Dinkins did manage to secure the position of city clerk for New York which he held from 1975 to 1985. On his third run for the office, Dinkins was elected Manhattan’s Borough President in 1985. In 1989, Dinkins decided to run for Mayor of New York. He surprised political observers by defeating three time incumbent Mayor Ed Koch in the Democratic primaries. Despite facing a strong Republican challenger in former federal prosecutor Rudolph Giuliani, Dinkins narrowly won the mayor’s race.

Dinkins presided over a city well known for its municipal crises. His term, however, was particularly turbulent because an unprecedented crack epidemic and the resulting drug wars swept through the city. Especially affected were the impoverished African American and Puerto Rican neighborhoods that formed the core of Dinkins’s constituency. The crack epidemic also spawned a crime wave that exacerbated racial tensions.

Two episodes particularly tested the Mayor’s ability to be an effective municipal leader. In 1989, shortly after Dinkins took office, a young white woman was allegedly raped and brutalized by marauding black youth in Central Park. Months later a black teenager was murdered when he ventured into a white ethnic Brooklyn neighborhood. In both episodes Dinkins calmed racial tensions and earned an image as a peacemaker. Although Dinkins presided over a decrease in crime in the city, balanced the city budget by turning a $1.8 billion dollar deficit into a $200 million surplus, and maintained racial peace after the Rodney King verdict sparked rioting in a number of cities across the nation, he never completely shed his image as an ineffective political leader. The 1993 election proved a political rematch of 1989. This time, however, Rudolph Giuliani narrowly defeated David Dinkins for the Mayor’s office.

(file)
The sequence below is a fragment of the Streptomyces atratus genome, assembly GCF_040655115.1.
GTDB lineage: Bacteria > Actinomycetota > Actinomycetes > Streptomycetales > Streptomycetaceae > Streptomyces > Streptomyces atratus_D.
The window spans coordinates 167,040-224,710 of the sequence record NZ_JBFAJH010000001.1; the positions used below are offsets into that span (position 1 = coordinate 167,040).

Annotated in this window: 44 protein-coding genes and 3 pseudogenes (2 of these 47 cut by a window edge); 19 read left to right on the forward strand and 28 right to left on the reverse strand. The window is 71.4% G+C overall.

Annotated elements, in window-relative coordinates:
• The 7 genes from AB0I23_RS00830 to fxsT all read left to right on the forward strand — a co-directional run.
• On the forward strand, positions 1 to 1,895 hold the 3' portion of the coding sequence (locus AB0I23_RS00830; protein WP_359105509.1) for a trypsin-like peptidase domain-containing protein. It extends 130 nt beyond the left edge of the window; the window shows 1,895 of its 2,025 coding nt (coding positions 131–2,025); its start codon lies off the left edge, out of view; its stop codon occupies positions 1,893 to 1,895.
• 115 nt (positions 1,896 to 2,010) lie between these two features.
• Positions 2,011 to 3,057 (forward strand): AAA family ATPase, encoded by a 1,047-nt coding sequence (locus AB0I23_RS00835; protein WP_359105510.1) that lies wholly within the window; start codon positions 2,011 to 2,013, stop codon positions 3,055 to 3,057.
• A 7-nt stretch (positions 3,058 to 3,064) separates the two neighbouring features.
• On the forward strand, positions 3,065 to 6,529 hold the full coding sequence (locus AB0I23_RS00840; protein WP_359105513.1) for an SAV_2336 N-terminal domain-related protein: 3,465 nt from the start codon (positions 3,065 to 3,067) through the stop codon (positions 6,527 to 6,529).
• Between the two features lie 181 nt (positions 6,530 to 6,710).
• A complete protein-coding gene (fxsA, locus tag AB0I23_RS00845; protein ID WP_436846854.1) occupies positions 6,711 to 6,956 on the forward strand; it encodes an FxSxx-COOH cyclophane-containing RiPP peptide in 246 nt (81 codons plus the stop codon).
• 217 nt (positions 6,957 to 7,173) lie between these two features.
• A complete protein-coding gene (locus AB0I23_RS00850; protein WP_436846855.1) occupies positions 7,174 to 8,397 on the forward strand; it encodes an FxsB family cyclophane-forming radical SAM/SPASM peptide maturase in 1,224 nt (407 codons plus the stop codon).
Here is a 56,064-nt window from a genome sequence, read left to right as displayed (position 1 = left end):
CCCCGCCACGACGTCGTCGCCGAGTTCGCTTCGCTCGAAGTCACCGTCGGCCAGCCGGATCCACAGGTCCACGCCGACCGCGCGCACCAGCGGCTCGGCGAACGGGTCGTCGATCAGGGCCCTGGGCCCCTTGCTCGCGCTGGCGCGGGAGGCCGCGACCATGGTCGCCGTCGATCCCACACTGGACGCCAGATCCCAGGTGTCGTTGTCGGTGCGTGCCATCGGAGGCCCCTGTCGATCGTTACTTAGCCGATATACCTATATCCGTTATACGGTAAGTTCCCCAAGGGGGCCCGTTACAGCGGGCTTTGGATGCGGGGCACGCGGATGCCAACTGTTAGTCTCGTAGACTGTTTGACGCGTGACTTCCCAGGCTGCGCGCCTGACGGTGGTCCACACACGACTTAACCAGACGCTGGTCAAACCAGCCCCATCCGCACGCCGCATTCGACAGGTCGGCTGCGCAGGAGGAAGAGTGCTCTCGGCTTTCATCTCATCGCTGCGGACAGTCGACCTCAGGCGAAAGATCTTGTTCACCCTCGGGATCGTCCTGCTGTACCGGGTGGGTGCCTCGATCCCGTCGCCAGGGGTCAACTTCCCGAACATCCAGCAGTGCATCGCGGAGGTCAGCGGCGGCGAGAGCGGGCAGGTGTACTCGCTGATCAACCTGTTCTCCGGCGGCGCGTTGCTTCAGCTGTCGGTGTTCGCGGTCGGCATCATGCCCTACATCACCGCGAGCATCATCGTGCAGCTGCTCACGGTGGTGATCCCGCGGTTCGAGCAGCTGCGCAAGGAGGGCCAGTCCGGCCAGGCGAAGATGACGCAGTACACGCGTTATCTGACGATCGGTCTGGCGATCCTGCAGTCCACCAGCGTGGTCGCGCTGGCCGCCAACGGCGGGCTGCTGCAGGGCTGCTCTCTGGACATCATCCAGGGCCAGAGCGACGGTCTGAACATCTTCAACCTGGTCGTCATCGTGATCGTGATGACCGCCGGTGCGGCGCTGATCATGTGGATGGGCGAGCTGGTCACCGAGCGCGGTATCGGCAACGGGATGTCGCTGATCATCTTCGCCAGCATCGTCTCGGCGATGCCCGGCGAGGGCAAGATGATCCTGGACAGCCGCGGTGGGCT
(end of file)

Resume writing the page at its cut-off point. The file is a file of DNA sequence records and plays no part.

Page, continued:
Former Mayor Dinkins accepted a professorship at Columbia University’s Center for Urban Research and Policy in 1994. Although he has endorsed various political candidates and clashed with fellow New Yorker and Presidential aspirant Al Shapton, Dinkins has not sought elective office. Research more about African – American Mayors in other cities across American. Make it a champion day!